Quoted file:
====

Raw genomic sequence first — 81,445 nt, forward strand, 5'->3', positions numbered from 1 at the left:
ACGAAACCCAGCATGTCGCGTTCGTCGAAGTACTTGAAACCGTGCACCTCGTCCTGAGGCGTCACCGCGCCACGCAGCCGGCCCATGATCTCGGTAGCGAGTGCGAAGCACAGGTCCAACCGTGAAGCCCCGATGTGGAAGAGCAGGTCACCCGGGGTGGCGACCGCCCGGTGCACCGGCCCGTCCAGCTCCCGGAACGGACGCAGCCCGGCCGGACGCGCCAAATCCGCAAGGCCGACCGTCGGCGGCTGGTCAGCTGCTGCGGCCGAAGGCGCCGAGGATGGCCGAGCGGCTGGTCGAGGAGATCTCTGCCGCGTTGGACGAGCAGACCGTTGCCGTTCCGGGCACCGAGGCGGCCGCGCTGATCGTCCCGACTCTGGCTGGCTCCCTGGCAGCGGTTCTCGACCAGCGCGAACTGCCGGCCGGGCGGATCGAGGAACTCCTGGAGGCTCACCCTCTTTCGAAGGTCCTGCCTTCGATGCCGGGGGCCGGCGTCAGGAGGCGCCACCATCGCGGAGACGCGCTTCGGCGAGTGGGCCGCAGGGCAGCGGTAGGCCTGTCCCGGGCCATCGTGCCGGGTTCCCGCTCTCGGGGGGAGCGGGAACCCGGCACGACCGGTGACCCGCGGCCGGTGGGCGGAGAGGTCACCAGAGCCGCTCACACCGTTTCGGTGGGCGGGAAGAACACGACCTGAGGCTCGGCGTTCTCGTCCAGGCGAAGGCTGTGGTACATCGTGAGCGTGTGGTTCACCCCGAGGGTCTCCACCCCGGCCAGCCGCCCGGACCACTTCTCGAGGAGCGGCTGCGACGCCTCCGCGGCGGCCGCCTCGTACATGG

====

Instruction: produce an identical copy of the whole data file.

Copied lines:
Raw genomic sequence first — 81,445 nt, forward strand, 5'->3', positions numbered from 1 at the left:
ACGAAACCCAGCATGTCGCGTTCGTCGAAGTACTTGAAACCGTGCACCTCGTCCTGAGGCGTCACCGCGCCACGCAGCCGGCCCATGATCTCGGTAGCGAGTGCGAAGCACAGGTCCAACCGTGAAGCCCCGATGTGGAAGAGCAGGTCACCCGGGGTGGCGACCGCCCGGTGCACCGGCCCGTCCAGCTCCCGGAACGGACGCAGCCCGGCCGGACGCGCCAAATCCGCAAGGCCGACCGTCGGCGGCTGGTCAGCTGCTGCGGCCGAAGGCGCCGAGGATGGCCGAGCGGCTGGTCGAGGAGATCTCTGCCGCGTTGGACGAGCAGACCGTTGCCGTTCCGGGCACCGAGGCGGCCGCGCTGATCGTCCCGACTCTGGCTGGCTCCCTGGCAGCGGTTCTCGACCAGCGCGAACTGCCGGCCGGGCGGATCGAGGAACTCCTGGAGGCTCACCCTCTTTCGAAGGTCCTGCCTTCGATGCCGGGGGCCGGCGTCAGGAGGCGCCACCATCGCGGAGACGCGCTTCGGCGAGTGGGCCGCAGGGCAGCGGTAGGCCTGTCCCGGGCCATCGTGCCGGGTTCCCGCTCTCGGGGGGAGCGGGAACCCGGCACGACCGGTGACCCGCGGCCGGTGGGCGGAGAGGTCACCAGAGCCGCTCACACCGTTTCGGTGGGCGGGAAGAACACGACCTGAGGCTCGGCGTTCTCGTCCAGGCGAAGGCTGTGGTACATCGTGAGCGTGTGGTTCACCCCGAGGGTCTCCACCCCGGCCAGCCGCCCGGACCACTTCTCGAGGAGCGGCTGCGACGCCTCCGCGGCGGCCGCCTCGTACATGG